United States District Court, M.D. Louisiana
CHARLES ADAMS, ET AL.
UNITED ASSOCIATION OF JOURNEYMEN AND APPRENTICES OF THE PLUMBING AND PIPEFITTING INDUSTRY OF THE UNITED STATES AND CANADA, AFL-CIO, LOCAL 198, ET AL.
W. deGRAVELLES JUDGE
matter comes before the Court on Plaintiffs' Motion
to Strike, (Doc. 767), that was filed on January 3,
2020. Plaintiffs' motion seeks to strike paragraphs 9-10,
12-14, 16-17, and 20-26 of the Declaration of Louis LeBlanc,
(Doc. 737-4), offered by Defendant, United Association of
Journeymen and Apprentices of the Plumbing and Pipefitting
Industry of the United States and Canada, AFL-CIO, Local 198,
(“Defendant” or “Local 198”), in
support of its motion for summary judgment, (Doc. 737). In
summary, Plaintiffs contend that paragraphs of the
declaration should be stricken because they lack foundation,
are overly generalized, and/or are not made based on personal
knowledge. (Doc. 767, pp. 2-4).
Court declines to consider the merits of Plaintiffs'
motion to strike at this time because the motion to strike is
not necessary under the applicable Federal Rules of Civil
Procedure, and Plaintiffs' objections to Defendant's
offered evidence will be ruled upon in conjunction with the
Court's ruling upon Defendant's motion for summary
judgment. For approximately the past nine years, recommended
federal practices have entailed considering objections to
evidence offered in support of or in opposition to motions
for summary judgment in conjunction with the actual motion
for summary judgment as opposed to a separate motion to
strike, similar to the practice of objecting to evidentiary
offerings at trial. See Cutting Underwater Techs. USA,
Inc. v. Eni U.S. Operating Co., 671 F.3d 512, 515 (5th
Cir. 2012)(“Prior to December 1, 2010, the proper
method by which to attack an affidavit was by filing a motion
to strike.”); Smith v. Palafox, 728 Fed.Appx.
270, 275 (5th Cir. 2018)(citing Lee v. Offshore
Logistical & Trasp., L.L.C., 859 F.3d 353, 355 (5th
Cir. 2017)(“[T]he new rule allows a party to object
‘that the material cited to support or dispute a fact
cannot be presented in a form that would be admissible as
evidence.'”)). Acting in accord with these
recommended practices renders a separate motion to strike
moot or unnecessary.
2010 Advisory Committee Notes to Rule 56 specifically address
Subdivision (c)(2) provides that a party may object that
material cited to support or dispute a fact cannot be
presented in a form that would be admissible in evidence. The
objection functions much as an objection at trial, adjusted
for the pretrial setting. The burden is on the proponent to
show that the material is admissible as presented or to
explain the admissible form that is anticipated.
There is no need to make a separate motion to
strike. If the case goes to trial, failure to
challenge admissibility at the summary-judgment stage does
not forfeit the right to challenge admissibility at trial.
(Emphasis added). See Cutting Underwater Techs. USA,
Inc, 671 F.3d at 515 (“Under the now- applicable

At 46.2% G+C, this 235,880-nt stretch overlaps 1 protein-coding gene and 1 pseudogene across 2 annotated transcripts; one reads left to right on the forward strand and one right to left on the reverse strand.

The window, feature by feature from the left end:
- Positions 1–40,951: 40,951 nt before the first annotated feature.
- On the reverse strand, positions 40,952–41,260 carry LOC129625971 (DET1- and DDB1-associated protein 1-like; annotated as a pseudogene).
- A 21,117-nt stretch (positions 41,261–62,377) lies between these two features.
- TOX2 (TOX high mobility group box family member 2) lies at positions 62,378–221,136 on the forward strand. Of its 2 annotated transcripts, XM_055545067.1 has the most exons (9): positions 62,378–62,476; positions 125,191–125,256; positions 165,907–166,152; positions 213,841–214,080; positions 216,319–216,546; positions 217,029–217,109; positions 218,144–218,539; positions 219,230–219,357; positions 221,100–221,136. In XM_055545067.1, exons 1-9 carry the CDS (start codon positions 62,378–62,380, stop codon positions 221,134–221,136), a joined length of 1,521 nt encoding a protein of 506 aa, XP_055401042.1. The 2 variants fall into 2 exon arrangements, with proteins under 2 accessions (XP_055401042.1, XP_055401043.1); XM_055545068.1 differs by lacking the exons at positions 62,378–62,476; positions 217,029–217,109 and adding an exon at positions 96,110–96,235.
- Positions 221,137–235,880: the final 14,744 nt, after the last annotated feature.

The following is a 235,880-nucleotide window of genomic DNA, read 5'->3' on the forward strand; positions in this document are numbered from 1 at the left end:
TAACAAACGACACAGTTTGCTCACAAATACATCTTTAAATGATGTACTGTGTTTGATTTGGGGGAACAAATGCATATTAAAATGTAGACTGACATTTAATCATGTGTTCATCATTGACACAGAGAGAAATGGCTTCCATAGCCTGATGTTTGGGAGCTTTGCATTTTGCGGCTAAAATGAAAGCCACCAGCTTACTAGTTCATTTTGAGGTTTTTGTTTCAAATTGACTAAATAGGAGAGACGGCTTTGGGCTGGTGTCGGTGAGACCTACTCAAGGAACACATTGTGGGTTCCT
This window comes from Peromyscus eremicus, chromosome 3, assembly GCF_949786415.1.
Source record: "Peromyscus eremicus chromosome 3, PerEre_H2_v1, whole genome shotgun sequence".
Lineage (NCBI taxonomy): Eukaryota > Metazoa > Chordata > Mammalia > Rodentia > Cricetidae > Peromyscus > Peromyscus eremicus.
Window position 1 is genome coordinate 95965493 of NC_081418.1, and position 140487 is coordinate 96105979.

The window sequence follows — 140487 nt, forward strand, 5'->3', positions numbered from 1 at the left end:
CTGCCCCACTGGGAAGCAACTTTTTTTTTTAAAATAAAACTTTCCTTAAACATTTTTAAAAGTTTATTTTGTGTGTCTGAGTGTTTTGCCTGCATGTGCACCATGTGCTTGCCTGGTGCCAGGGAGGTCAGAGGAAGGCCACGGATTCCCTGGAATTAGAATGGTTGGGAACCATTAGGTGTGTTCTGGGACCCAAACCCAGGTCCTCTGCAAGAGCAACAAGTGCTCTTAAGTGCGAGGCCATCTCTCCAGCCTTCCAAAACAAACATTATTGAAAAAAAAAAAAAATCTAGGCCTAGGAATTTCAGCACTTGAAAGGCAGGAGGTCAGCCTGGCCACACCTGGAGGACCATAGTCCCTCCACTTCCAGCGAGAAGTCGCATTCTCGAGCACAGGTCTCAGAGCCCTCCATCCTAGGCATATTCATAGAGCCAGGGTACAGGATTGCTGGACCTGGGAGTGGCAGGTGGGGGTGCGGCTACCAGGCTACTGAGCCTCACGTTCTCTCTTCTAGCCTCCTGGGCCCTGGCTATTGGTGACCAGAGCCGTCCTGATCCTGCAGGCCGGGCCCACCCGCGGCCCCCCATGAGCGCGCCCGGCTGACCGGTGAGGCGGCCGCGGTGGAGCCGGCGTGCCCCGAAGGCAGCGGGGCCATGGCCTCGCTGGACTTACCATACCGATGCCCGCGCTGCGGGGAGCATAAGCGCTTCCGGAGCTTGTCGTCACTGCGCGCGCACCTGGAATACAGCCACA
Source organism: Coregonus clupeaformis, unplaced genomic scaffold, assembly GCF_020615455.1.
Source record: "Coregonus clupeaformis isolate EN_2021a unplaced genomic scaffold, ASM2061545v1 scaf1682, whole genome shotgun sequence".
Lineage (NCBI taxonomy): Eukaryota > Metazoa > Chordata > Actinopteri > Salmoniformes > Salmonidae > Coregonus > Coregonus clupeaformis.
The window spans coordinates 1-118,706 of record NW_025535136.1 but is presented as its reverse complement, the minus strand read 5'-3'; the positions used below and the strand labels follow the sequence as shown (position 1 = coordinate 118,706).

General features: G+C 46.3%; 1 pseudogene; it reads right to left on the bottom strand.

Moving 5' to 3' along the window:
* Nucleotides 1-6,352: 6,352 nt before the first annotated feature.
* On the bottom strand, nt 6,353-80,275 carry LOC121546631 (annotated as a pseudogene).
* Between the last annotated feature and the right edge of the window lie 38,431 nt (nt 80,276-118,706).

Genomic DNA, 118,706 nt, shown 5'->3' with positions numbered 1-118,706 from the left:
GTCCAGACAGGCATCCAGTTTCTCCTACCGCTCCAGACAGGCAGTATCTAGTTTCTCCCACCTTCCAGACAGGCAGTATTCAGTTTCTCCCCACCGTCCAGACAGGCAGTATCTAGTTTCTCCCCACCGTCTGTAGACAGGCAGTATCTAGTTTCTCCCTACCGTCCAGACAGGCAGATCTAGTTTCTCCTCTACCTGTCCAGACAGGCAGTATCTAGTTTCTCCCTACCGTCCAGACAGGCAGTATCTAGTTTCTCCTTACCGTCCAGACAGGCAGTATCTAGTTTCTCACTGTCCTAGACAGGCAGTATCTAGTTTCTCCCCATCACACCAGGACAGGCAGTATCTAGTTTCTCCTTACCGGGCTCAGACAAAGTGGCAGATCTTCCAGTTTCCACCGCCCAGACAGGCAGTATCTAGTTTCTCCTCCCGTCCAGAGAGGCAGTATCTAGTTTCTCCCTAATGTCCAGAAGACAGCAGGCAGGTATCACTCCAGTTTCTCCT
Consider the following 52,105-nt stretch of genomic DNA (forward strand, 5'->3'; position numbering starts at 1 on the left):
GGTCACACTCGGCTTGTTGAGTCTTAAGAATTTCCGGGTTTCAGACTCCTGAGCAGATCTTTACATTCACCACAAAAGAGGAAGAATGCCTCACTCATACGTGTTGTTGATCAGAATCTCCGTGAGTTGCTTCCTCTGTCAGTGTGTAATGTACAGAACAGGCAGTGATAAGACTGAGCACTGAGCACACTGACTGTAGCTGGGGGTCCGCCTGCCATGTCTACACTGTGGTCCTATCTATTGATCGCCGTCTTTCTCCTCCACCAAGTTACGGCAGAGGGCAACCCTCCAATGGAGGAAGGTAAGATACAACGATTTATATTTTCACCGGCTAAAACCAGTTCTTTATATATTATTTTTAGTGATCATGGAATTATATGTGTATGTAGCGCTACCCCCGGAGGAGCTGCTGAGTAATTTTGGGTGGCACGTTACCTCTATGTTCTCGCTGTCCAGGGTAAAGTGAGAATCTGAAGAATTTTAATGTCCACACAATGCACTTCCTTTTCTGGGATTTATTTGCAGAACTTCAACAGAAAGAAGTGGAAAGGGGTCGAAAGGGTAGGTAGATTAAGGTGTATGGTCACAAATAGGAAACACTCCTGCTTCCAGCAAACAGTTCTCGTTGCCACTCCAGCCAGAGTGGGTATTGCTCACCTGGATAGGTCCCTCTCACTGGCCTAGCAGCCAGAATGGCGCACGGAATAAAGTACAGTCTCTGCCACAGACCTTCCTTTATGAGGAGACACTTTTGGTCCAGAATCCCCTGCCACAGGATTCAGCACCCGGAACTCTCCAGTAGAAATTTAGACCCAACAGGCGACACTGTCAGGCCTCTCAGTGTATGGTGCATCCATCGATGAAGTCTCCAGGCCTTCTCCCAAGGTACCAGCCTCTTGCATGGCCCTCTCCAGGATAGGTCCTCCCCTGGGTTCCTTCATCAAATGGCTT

Rule 56(c)(2) … it is no longer necessary for a party
to file [a motion to strike]; instead, the party may simply
object to the material.”). Motions to strike should be
treated as objections. See National Roofers Union v.
Ascension Sheet Metal, LLC, Civ. A. No. 13-597, 2015 WL
4238021, at *1 (M.D. La. June 25, 2015) (citing Cutting
Underwater Techs, 671 F.3d at 515).
Local Rule 56(e) for the Middle District of Louisiana,
effective November 12, 2019, states:
Motions to Strike Not Allowed. Motions to
strike statements of fact are not allowed. If a party
contends that an individual statement of fact should not be
considered by the court, the party may include as part of the
response that the statement of fact “should be
stricken” with a brief statement of the reason(s) and
the authority or record citation in support. Without
prejudice to the determination of the request to strike, the
party shall admit, deny or qualify the statement as provided
in this rule. A party may respond to a request to strike
either in the reply statement of material facts as provided
in this rule or, if the request was made in a reply statement
of material facts, by filing a response within 14 days of
service of the reply statement. A response to a request to
strike shall be strictly limited to a brief statement of the
reason(s) why the statement of fact should be considered and
the authority or record citation in support.
forth above, motions to strike are no longer allowed.
Although Local Rule 56(e) refers to statements of fact, the
same applies to any evidence offered in support or in
opposition to a motion for summary judgment. Therefore, while
the former rule was that parties did not need to file a
separate motion to strike (and were discouraged from doing
so), the current rule is that such motions are not allowed.
on the foregoing, Plaintiffs' motion to strike is denied
without prejudice. Plaintiffs' objections to the
Declaration of Louis LeBlanc offered by Defendant are noted
as briefed in Doc. 767. The Court will consider these
objections and Defendant's response to same in
conjunction with the Court's consideration of
Defendant's motion for summary judgment and all briefing
and evidence submitted in support of or in opposition to the
IS ORDERED that Plaintiffs' Motion to
Strike, (Doc. 767), is DE ...